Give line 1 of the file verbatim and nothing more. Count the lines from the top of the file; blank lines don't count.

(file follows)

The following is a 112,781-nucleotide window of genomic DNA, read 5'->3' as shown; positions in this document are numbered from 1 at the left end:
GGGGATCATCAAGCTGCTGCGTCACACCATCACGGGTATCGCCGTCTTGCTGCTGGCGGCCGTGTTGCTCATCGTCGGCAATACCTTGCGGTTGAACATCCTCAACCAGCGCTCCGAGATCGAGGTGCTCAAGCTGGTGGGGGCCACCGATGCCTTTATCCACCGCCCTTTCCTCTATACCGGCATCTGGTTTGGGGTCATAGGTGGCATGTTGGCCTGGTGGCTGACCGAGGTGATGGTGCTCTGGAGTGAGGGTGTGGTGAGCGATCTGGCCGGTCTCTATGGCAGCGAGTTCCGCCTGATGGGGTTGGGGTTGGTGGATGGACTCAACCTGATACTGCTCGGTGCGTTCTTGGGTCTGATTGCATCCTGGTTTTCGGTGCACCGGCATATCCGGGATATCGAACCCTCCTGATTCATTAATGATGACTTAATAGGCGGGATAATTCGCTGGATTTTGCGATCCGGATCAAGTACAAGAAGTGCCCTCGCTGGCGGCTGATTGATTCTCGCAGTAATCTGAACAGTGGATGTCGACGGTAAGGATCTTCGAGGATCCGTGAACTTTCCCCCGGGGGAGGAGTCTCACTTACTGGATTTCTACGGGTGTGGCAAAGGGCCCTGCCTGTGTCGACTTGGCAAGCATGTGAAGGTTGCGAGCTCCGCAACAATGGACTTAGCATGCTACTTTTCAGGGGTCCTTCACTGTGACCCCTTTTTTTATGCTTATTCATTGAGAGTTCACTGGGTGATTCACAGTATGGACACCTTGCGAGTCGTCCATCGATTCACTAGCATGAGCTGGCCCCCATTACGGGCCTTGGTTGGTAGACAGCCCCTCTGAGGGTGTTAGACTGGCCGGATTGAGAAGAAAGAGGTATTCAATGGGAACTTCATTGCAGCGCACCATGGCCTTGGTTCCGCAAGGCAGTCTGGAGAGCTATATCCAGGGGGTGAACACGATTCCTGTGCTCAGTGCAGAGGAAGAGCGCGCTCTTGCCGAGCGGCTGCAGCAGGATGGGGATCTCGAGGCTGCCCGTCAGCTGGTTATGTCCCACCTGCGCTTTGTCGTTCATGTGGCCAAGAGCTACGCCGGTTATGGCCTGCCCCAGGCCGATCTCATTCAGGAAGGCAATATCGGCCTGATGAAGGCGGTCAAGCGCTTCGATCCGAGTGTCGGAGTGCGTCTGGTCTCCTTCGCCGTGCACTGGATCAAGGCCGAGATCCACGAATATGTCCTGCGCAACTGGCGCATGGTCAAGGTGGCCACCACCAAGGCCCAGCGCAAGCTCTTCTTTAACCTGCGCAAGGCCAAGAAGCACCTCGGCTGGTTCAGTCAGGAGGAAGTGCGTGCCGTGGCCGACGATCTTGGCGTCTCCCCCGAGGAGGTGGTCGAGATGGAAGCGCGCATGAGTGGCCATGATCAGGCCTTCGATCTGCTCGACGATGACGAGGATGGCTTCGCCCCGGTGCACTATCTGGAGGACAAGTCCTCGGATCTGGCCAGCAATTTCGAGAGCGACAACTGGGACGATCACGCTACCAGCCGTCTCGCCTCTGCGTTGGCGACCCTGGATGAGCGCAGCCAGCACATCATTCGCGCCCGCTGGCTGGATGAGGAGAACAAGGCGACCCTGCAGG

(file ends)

The following is a 112,781-nucleotide window of genomic DNA, read 5'->3' as shown; positions in this document are numbered from 1 at the left end: